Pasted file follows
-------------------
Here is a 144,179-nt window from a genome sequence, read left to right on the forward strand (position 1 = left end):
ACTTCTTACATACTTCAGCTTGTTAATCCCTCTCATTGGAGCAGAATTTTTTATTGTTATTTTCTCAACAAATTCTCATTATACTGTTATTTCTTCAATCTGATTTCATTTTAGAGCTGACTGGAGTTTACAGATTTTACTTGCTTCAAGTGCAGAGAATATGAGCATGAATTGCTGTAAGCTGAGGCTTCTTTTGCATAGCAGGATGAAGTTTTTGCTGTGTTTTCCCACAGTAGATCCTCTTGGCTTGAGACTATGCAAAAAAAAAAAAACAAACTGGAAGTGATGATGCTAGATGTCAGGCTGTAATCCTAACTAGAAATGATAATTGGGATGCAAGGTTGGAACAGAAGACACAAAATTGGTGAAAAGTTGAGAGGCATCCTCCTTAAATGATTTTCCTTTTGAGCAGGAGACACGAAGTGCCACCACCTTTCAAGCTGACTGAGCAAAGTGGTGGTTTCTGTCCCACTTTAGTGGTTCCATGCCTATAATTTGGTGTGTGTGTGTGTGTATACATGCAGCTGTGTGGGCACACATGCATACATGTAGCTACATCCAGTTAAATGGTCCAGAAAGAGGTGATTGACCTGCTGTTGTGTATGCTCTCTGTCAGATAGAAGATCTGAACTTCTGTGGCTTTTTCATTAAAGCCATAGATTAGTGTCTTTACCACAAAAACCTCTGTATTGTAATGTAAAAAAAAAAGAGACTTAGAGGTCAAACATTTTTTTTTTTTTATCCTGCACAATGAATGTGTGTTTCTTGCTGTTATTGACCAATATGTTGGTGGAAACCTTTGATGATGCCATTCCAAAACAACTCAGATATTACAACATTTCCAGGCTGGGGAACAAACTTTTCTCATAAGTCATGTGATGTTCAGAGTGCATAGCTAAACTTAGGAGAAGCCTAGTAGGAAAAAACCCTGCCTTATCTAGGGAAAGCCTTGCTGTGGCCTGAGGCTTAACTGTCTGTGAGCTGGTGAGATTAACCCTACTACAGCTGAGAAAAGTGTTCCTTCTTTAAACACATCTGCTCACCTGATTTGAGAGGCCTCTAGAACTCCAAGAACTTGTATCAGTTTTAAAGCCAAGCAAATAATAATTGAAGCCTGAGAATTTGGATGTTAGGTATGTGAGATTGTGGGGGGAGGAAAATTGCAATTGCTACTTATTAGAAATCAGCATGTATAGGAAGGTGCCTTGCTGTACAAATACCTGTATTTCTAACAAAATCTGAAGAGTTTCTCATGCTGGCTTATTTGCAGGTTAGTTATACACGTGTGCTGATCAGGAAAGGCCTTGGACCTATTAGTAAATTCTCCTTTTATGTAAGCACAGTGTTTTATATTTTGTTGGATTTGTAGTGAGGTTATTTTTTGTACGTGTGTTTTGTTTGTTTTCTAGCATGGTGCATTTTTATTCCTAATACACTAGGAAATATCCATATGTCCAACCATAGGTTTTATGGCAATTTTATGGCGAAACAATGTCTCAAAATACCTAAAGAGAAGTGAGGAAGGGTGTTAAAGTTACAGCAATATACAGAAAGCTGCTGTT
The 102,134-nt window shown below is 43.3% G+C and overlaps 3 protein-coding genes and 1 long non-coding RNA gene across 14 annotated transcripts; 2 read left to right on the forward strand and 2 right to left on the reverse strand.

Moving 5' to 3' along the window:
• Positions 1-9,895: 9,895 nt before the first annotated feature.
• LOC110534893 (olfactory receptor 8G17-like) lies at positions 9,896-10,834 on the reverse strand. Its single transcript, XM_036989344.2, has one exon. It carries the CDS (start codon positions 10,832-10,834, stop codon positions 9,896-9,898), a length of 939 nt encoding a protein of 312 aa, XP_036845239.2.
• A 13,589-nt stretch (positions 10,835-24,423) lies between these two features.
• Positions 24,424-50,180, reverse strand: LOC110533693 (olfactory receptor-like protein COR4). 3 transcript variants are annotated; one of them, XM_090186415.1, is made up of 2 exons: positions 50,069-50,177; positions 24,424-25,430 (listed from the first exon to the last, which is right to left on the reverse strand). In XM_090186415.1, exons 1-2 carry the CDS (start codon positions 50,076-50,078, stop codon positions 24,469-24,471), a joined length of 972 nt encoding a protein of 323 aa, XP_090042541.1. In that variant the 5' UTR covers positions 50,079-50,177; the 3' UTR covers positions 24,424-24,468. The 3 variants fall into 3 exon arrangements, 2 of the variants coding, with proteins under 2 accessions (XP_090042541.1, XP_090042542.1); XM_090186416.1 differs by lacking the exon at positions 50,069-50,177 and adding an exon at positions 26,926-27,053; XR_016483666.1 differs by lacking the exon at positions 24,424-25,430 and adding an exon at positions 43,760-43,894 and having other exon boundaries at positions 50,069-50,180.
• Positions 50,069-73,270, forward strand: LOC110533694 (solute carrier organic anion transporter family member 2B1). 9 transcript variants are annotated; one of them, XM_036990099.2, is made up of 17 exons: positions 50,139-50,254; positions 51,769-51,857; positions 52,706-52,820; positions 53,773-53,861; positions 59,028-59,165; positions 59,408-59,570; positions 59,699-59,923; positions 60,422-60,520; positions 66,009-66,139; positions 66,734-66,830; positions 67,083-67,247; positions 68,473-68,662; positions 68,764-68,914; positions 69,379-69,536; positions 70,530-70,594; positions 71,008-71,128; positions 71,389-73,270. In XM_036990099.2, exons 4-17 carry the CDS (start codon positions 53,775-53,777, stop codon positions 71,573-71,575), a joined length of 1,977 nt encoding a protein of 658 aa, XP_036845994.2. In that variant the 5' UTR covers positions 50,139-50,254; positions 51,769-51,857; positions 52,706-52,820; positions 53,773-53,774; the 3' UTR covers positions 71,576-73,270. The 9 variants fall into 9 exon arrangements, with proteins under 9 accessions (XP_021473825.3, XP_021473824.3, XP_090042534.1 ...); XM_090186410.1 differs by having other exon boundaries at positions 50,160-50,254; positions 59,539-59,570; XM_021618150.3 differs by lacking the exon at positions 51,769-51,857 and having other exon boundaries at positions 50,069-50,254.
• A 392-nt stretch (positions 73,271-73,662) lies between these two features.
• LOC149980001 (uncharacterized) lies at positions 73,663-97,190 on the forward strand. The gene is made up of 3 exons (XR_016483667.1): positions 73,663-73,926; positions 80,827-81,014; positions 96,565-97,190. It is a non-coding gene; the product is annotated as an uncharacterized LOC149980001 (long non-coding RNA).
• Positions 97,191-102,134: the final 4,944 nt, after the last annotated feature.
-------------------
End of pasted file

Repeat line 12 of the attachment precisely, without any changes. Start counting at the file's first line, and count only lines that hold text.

• Positions 97,191-102,134: the final 4,944 nt, after the last annotated feature.